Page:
The Nyami Nyami is a river god in Zambia and Zimbabwe described as half snake and half fish or a river dragon. Nyami Nyami is also known as the Zambezi Snake spirit or the Zambezi River god and plays a prominent role in an African myth.
This river god is usually described as male, and it protects the Tonga people. Hence, it is the most revered Tonga god. Today, the Nyami Nyami is seen on traditionally carved walking sticks, on jewelry like pendants, earrings, bangles, and necklaces.
It is believed that Tonga people wear it as a good luck charm and hence has been used as a gift given to prestigious Zambia tourists and visitors. Discover more about the Nyami Nyami below.
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Who Is Nyami Nyami?
Nyami Nyami, also known as the Zambezi Snake spirit or Zambezi River god, is the Tonga people’s most revered god. Tonga people live in Zimbabwe and Zambia.
He is usually portrayed as male and he is the one that sustains the Tonga people during difficult times. Nyami Nyami is portrayed as a half-snake and half-fish creature sometimes and other times as a river dragon or whirlpool.
Nyami Nyami Today
Today, Nyami Nyami is used to make pendants and jewelry. It’s usually made out of silver, ivory, gold, wood, stone, or bone. It is considered a good luck charm, hence is famous as an accessory or jewelry.
The Tonga people also have a Nyami Nyami walking stick which describes his relationship with the inhabitants of the valley and is therefore used as a gift to their prestigious tourists and visitors.
The Nyami Nyami lives in River Zambezi and is in charge of the surrounding life. It is said Nyami Nyami and his wife, Kariba Gorge, are the god and goddess of the underworld.
During the construction of Kariba Dam, there were lots of deaths which people attribute to Nyami Nyami’s anger. He got angry because the bridge separated him from his wife. It is said that after the construction was complete,
Nyami Nyami retreated to the underworld fully. The Tonga people say that when Nyami Nyami swims past the lake, the water turns red.
Construction of Kariba Dam
It is said before the construction of Kariba Dam, many people mocked the African myth of Nyami Nyami. However, during the construction, he was angered and caused a cyclone to strike.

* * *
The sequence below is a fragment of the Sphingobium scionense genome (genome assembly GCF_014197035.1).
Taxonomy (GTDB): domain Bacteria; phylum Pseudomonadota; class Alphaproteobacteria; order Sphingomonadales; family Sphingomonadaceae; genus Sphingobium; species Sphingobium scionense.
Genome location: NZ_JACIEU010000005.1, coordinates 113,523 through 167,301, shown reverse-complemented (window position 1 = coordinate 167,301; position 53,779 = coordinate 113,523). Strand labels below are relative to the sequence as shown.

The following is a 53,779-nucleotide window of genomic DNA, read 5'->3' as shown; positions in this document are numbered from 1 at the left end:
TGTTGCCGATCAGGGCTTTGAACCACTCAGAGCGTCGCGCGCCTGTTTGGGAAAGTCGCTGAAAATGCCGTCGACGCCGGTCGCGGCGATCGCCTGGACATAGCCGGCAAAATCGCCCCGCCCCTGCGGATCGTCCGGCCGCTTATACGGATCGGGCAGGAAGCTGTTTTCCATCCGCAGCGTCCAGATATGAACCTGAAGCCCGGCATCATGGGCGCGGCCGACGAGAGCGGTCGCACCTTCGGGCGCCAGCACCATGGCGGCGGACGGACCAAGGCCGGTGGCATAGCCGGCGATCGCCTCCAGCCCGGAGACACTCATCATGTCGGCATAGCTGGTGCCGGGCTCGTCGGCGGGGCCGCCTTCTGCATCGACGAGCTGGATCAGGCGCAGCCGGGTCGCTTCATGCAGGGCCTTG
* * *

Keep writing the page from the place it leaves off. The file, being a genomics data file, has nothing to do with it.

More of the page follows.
In a few hours, fifteen inches of rain prompted by a hurricane followed. This caused the water levels in the river to rise to seven meters. This had never happened in the history of the Tonga people.
On that night, various villages, animals, and people were swept away. The situation was so intense that the rescue team arrived at the scene three days later only to be shocked by dead animals and people.
The dam survey team had also perished. This delayed the works on the dam only to resume five years later.
The Second Wave
On Christmas Eve of 1955, another flood struck again. It stormed the gorge and destroyed the coffer dam’s foundations and the new pontoon bridge. The flood rose to maximum, reduced, and increased again.
This prompted the Tonga people to start talking about the river god who was evidently angry.
The Third Time
Nyami Nyami struck again in 1956 with heavy rains that brought sudden floods that delayed dam work. River Zambezi water levels rose exponentially in one night. This water was coming from the local catchment areas.
As the rains and water levels increases, the Zambezi at the same time was mobilizing its forces 1300 kilometers away. In January of the same year, the Sanyati River that joined the Zambezi near the new wall also came flooding in.
This raised the water levels to six meters and swallowed the cofferdam within 24 hours. It also swallowed the largest digger truck. The river ‘calmed’ down in March after causing major damage.
The dam was completed in December 1958 after taking 80 lives of people, animals, and property.
Tonga people say that minor tremors occur in and around Kariba which is believed to be Nyami Nyami trying to see his wife. However, he cannot because the dam wall disconnected the two completely.
When he knocks against the dam wall, it is said that he turns back in a fury that shakes the whole world.
There are many African gods, but for the Tonga people, Nyami Nyami is the most revered. The African myth surrounding him is considered a fact by many people.
Whenever anything happens concerning the dam in the region, talks of Nyami Nyami are not far behind.